Spring Cleaning Empties Closets, Fills Pockets


Published: May 1, 2008

Spring is finally here, which means it’s time for your clutter to go. And lucky for you, there’s no better place to get rid of it than New York City. Whether you’re facing the daunting task of moving all your stuff out of the dorms or just need to get rid of winter junk, you have plenty of options. Not only can you clean out your space and reorganize your life, but you can make money off old items to put toward a new spring wardrobe or warm weather activities. No matter which items you need to get rid of, there are places in the city that will buy them from you.


The most obvious place to start is your clothing. With sweaters and scarves being packed away and tank tops and shorts coming out of storage, there’s bound to be some things that you no longer want to keep. Thrift shops and resale stores exist for exactly this purpose! There are hundreds of stores all over the city where you can either sell your clothes and accessories for cash or trade them in for store credit and pick up some new additions to your wardrobe. Beacon’s Closet is a popular stop for those wishing to resell items, and with a location in Williamsburg, it’s only a short subway ride away. You can stop in anytime with items you wish to sell, and they will evaluate their worth on the spot. The store is loved for its convenience; with no appointments needed, you can walk in with your stuff and walk out with cash in a matter of minutes.


Everyone has a pile of books in the corner of his or her room. Some may not have even been opened, and the traditional ways of getting rid of them aren’t really profitable. Selling fiction books back to the Fordham bookstore only reimburses you about 10 percent of what you originally paid. An easier alternative would be visiting the stores right here in the city that will buy your books from you. Westsider Rare and Used Books, located right up the street at 80th and Broadway will buy back used novels and plays for a much higher price than the Fordham bookstore. Who knows, you might even find a unique summer read to swap your boring textbooks with.


The trendiness of electronics causes them to go in and out of style at lightning speed. The DVD player you got for your birthday in February could already seem ancient next to the newest gadget on the market. Sell your old electronics to Pratico Technologies Inc. They will buy back everything from TVs and stereos to computer electronics. Dying to have the newest iPod? Sell back your old one to get a money advance towards your fund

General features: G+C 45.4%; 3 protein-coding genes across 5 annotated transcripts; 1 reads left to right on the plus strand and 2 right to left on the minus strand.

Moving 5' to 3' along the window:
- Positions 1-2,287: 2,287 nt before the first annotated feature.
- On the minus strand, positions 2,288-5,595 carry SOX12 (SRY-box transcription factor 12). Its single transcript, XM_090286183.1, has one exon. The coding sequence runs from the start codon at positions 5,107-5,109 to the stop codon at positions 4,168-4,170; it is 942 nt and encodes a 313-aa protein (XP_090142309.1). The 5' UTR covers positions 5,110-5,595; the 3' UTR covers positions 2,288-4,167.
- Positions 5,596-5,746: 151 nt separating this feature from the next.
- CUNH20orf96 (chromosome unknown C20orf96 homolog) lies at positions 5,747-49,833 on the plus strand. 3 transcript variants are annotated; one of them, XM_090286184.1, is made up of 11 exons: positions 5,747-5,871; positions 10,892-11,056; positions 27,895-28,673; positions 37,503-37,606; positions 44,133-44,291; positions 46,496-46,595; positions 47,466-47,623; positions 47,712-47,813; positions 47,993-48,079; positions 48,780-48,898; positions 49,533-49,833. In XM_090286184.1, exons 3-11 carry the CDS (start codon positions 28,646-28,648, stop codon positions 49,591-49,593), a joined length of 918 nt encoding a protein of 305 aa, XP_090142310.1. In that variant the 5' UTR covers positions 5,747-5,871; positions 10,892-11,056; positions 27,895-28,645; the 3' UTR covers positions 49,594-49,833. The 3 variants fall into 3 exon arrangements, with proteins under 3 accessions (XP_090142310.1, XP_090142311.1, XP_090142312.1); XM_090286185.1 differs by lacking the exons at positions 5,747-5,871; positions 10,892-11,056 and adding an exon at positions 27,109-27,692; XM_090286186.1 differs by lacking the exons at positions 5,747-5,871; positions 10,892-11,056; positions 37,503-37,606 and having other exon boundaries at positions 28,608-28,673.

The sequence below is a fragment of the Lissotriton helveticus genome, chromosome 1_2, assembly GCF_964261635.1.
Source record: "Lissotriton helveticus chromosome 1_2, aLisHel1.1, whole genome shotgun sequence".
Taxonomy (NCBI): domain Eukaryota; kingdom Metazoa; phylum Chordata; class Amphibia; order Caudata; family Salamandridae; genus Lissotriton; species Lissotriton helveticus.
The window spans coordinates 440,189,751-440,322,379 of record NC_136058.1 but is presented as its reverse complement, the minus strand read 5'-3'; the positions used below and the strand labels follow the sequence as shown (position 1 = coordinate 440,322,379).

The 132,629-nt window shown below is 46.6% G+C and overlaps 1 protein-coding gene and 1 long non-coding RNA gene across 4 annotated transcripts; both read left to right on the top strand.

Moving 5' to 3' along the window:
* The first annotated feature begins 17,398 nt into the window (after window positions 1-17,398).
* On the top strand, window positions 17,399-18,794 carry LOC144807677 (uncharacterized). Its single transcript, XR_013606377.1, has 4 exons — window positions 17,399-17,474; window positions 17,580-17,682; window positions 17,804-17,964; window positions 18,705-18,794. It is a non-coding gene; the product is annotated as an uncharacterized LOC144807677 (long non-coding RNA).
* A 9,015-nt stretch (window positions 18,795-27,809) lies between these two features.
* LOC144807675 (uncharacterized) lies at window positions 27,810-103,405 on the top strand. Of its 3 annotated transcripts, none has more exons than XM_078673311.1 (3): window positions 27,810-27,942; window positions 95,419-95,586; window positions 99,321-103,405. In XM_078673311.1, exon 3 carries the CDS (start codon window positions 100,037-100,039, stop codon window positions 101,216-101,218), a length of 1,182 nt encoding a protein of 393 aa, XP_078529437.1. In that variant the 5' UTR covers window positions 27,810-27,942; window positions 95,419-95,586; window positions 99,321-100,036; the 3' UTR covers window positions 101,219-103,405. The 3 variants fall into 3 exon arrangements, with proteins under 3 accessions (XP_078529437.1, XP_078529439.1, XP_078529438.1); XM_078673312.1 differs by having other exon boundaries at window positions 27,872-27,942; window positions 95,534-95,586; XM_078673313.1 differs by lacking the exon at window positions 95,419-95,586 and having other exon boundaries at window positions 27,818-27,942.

Who doesn’t have those odd items lying around that don’t fit into the categories of electronics, housewares or clothing? The New York City Official Web site provides an easy solution. By going to www.nyc.gov/html/stuffex/html/sell/where_to_sell.shtml, you can type in your zip code and item and be given a comprehensive list of all the stores within a five-mile radius who will buy it back.

If you still cannot locate a place that purchases your item or have a hard time finding a store willing to buy your particular piece, there is always the king of resale to turn to: eBay. Starting an account and listing items is a click away and provides you with a much larger database of consumers. For every item you have collecting dust on the shelf, there is someone out there willing to purchase it.


Feel selfish just pocketing the cash? New York City provides a solution for this as well, allowing you to get rid of your junk and simultaneously help a good cause. There are hundreds of thrift and resale stores looking for donations. Inform the store that you’re going to pass on collecting any cash, and when your item is sold, the profit will be donated to a charity. One of the most famous charitable thrift shops in New York is Housing Works, which has six locations in Manhattan and one in Brooklyn. The location most accessible to Fordham is their Columbus Avenue shop. They accept all usable items including clothing (men’s and women’s), accessories, shoes, housewares, books and furniture. Profits from the shops help raise more than $10 million a year to support homeless men, women and children living with HIV and AIDS in the city.

No matter what your junk may consist of, there is a way to get rid of it this spring. So put on your sweats and get cleaning. It’ll totally be worth the effort once your room is empty of clutter and your wallet is full of cash.